A Vulcan mind-meld through the phone lines, essentially.
And the person on the other end doesn't have to have VR, or even a computer, just a phone.
The bullshit was really thick.
Oh, and the British guy from Buffy was in it, playing essentially the same drip.
On around the same time as X-Files, I was hoping they'd both be cancelled, I got half my wish.
Created by Peter David (who wrote for Hulk in the bad years) and Billy Mumy (who was Will Robinson on "Lost in Space").
See the girl with the rainbow hair?
She grew up into Kaylee from "Firefly".
So, this thing was, like, Star Trek for kids, and all the kid crew members had some kind of alien superpower, so...that basically made 'em a superhero team as well.
My young cousins were into it.
Justice League of America
A failed pilot.
Yes, there was a live-action JLA show.
It's on Youtube.
And it's just awful.
See the discussion thread on "DC TV", starting here.
Imagine "The Tomorrow People", but they've all got the powers of "Manimal", but instead of latex change-o heads, it's accomplished with a shitty morph of a still photograph of a person head to an animal head.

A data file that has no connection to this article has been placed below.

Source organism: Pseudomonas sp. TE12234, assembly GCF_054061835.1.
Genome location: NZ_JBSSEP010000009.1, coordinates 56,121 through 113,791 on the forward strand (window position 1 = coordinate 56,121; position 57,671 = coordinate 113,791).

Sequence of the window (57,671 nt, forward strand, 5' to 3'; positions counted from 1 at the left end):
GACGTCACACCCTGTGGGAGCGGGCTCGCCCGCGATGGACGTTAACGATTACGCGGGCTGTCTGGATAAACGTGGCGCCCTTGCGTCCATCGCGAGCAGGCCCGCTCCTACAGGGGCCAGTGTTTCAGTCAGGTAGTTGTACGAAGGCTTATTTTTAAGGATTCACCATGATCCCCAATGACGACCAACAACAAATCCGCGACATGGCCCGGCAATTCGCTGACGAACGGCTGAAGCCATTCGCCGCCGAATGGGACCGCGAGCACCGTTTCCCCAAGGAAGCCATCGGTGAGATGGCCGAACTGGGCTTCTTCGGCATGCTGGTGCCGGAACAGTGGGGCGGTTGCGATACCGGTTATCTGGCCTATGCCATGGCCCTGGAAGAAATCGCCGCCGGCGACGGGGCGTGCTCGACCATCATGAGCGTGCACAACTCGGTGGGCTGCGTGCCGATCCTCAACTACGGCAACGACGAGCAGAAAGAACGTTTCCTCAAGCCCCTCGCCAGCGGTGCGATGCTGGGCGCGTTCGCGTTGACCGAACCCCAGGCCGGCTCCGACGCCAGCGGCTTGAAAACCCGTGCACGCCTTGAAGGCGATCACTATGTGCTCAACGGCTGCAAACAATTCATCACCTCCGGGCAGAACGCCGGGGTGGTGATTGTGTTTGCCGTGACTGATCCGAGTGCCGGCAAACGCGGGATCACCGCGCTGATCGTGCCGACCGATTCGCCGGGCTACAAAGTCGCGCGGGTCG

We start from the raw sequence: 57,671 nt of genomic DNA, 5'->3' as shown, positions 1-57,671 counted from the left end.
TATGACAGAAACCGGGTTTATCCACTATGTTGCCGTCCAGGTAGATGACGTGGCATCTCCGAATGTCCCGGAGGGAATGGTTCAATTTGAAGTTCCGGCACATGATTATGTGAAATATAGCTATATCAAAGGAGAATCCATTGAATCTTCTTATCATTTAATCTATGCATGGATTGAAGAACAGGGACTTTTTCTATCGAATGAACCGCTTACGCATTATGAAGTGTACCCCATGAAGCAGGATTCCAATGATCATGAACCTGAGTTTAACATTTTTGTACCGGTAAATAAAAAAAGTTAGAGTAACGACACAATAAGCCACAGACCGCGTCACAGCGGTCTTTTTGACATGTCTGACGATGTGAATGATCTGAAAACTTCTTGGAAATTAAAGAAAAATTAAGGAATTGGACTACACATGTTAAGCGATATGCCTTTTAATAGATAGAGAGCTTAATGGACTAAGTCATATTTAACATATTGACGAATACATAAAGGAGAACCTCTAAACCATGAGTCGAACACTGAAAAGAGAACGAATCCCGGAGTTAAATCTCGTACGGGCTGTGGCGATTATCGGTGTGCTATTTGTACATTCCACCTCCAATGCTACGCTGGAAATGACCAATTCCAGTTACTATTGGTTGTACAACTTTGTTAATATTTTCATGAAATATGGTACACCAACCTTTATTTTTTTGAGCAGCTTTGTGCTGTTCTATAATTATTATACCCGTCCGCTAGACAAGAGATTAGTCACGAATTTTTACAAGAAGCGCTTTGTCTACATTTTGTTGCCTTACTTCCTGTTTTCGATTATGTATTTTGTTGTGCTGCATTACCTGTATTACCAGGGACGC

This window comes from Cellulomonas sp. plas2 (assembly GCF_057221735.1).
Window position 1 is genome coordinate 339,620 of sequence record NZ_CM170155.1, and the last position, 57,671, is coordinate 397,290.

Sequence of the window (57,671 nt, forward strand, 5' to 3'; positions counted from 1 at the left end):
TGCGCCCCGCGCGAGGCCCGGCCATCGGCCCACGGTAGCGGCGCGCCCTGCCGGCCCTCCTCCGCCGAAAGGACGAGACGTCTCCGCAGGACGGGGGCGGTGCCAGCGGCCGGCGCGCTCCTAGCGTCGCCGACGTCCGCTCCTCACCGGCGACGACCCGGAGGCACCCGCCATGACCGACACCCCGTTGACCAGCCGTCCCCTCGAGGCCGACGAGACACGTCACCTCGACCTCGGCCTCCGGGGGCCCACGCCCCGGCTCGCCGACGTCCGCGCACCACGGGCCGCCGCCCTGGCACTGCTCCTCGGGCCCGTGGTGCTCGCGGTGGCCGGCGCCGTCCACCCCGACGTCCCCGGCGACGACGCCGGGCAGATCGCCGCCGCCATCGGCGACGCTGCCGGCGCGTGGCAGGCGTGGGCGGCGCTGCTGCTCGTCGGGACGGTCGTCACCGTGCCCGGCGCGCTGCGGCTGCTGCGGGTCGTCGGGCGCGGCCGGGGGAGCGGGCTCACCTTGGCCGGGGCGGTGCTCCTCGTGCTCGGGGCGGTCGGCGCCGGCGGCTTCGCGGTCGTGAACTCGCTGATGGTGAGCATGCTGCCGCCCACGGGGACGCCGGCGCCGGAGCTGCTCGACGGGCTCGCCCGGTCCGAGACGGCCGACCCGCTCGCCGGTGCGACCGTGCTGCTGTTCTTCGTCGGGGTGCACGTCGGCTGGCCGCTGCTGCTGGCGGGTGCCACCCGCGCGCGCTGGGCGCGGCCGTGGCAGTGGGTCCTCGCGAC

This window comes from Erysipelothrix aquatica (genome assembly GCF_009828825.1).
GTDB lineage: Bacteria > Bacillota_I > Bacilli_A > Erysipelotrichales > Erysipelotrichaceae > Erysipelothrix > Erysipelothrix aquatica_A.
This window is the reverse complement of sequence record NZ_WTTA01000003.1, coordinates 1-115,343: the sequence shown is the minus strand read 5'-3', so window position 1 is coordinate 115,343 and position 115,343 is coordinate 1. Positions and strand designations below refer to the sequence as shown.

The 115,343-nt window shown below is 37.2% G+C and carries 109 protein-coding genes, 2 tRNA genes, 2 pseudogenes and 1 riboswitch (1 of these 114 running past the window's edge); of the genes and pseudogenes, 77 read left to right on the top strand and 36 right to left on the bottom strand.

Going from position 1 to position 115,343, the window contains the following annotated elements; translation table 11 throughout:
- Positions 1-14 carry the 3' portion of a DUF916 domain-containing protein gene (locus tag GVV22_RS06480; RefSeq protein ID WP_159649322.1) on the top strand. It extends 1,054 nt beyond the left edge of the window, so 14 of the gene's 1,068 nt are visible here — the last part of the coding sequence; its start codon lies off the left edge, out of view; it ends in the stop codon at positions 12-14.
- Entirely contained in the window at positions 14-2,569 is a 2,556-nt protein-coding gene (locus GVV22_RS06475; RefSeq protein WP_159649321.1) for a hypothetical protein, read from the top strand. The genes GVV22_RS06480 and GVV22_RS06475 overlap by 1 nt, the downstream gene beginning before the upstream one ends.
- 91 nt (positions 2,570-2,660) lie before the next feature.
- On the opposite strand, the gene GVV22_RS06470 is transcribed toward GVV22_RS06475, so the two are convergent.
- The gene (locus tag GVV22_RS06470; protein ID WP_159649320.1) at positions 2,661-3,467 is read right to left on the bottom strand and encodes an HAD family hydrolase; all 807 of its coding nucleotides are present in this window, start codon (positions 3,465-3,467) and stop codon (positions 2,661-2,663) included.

Sounds great, huh?
G vs E
Um, Tarantino-esque blaxploitation-vibe...and they're cops working for heaven working to kill demon...things...
Made by USA Network,...they had a helluva time getting their shit together...
Jack Of All Trades
Bruce Campbell's other show.
Um, so, it was set in the 18th century after the American revolution, and Bruce was a secret agent operating at the behest of President Jefferson.
It was "Legend", levels of goofy.
Can you imagine the fucking pitch meetings for some of this shit?
I mean, seriously.
It defies parody.
Barely remember it, ain't about to dig it up on Youtube.
A stripper (the one on the left) gets frozen to the future, and gets caught up in the resistance movement led by the other two chicks.
That's about it.
Thin plots, Xena-karate, repeat.
The middle one is Gina Torres, she ended up on "Firefly".
That's all this was good for.
Hmm, what happened to the one on the right with the abs?
Special Unit 2
They were like Ghostbusters, except, they were everything-else-but-ghosts-busters.
The midget was some kind of elf, or troll, or something.
He was surly, and foulmouthed.
Upon reflection, every show needs this character, or his equivalent.
UPN was a silly place, wasn't it?
Imagine "Route 66", if the guys ran into monsters that they had to kill every week.
This is kinda what I hoped "X-Files", would be when I first heard of it.
Y'know, none of this "Aaaa! A monster! Oh, it got away,..phew", bullshit.
Roll up your sleeves, and kill the fuckin' thing, ya pussies!
Anyway...by the time they got around to this version of the concept, I didn't care anymore.
And...I'm not gonna say "done", or variations of anymore, there'll probably be more...dammit.
Up next: The Silver Age!